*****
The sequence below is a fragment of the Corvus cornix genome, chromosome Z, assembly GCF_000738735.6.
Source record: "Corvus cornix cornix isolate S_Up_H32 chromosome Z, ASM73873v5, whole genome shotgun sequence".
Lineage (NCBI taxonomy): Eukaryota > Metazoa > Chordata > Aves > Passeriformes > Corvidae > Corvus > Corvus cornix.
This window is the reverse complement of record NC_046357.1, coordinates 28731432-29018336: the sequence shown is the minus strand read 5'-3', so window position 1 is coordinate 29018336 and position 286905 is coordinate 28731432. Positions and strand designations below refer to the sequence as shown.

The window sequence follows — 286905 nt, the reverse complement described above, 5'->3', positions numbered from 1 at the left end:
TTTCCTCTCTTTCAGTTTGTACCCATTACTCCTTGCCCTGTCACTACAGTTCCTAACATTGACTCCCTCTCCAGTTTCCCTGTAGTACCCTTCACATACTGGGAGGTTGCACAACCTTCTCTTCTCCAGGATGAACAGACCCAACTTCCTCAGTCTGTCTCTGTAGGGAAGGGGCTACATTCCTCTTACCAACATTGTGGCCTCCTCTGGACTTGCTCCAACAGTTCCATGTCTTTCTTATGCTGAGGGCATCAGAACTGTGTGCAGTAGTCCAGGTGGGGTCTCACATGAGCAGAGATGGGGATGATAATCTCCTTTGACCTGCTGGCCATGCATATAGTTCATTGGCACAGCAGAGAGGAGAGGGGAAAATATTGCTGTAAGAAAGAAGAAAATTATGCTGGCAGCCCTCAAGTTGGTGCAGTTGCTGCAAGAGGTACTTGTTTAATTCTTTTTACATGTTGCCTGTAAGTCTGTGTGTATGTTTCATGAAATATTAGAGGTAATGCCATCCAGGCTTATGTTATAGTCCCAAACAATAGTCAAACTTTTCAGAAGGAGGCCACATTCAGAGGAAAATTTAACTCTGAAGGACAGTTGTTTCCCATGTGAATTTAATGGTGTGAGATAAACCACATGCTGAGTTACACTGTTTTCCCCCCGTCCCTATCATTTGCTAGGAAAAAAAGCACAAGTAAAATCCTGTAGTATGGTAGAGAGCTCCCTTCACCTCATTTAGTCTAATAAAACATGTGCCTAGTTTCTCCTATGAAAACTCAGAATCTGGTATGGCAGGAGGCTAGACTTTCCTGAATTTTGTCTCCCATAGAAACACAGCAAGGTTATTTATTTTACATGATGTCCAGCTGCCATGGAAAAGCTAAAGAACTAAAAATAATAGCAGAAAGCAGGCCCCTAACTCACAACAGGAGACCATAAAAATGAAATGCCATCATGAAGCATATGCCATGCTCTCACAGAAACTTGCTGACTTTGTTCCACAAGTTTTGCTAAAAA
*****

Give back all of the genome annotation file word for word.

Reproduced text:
The sequence below is a fragment of the Corvus cornix genome, chromosome Z, assembly GCF_000738735.6.
Source record: "Corvus cornix cornix isolate S_Up_H32 chromosome Z, ASM73873v5, whole genome shotgun sequence".
Lineage (NCBI taxonomy): Eukaryota > Metazoa > Chordata > Aves > Passeriformes > Corvidae > Corvus > Corvus cornix.
This window is the reverse complement of record NC_046357.1, coordinates 28731432-29018336: the sequence shown is the minus strand read 5'-3', so window position 1 is coordinate 29018336 and position 286905 is coordinate 28731432. Positions and strand designations below refer to the sequence as shown.

The window sequence follows — 286905 nt, the reverse complement described above, 5'->3', positions numbered from 1 at the left end:
TTTCCTCTCTTTCAGTTTGTACCCATTACTCCTTGCCCTGTCACTACAGTTCCTAACATTGACTCCCTCTCCAGTTTCCCTGTAGTACCCTTCACATACTGGGAGGTTGCACAACCTTCTCTTCTCCAGGATGAACAGACCCAACTTCCTCAGTCTGTCTCTGTAGGGAAGGGGCTACATTCCTCTTACCAACATTGTGGCCTCCTCTGGACTTGCTCCAACAGTTCCATGTCTTTCTTATGCTGAGGGCATCAGAACTGTGTGCAGTAGTCCAGGTGGGGTCTCACATGAGCAGAGATGGGGATGATAATCTCCTTTGACCTGCTGGCCATGCATATAGTTCATTGGCACAGCAGAGAGGAGAGGGGAAAATATTGCTGTAAGAAAGAAGAAAATTATGCTGGCAGCCCTCAAGTTGGTGCAGTTGCTGCAAGAGGTACTTGTTTAATTCTTTTTACATGTTGCCTGTAAGTCTGTGTGTATGTTTCATGAAATATTAGAGGTAATGCCATCCAGGCTTATGTTATAGTCCCAAACAATAGTCAAACTTTTCAGAAGGAGGCCACATTCAGAGGAAAATTTAACTCTGAAGGACAGTTGTTTCCCATGTGAATTTAATGGTGTGAGATAAACCACATGCTGAGTTACACTGTTTTCCCCCCGTCCCTATCATTTGCTAGGAAAAAAAGCACAAGTAAAATCCTGTAGTATGGTAGAGAGCTCCCTTCACCTCATTTAGTCTAATAAAACATGTGCCTAGTTTCTCCTATGAAAACTCAGAATCTGGTATGGCAGGAGGCTAGACTTTCCTGAATTTTGTCTCCCATAGAAACACAGCAAGGTTATTTATTTTACATGATGTCCAGCTGCCATGGAAAAGCTAAAGAACTAAAAATAATAGCAGAAAGCAGGCCCCTAACTCACAACAGGAGACCATAAAAATGAAATGCCATCATGAAGCATATGCCATGCTCTCACAGAAACTTGCTGACTTTGTTCCACAAGTTTTGCTAAAAA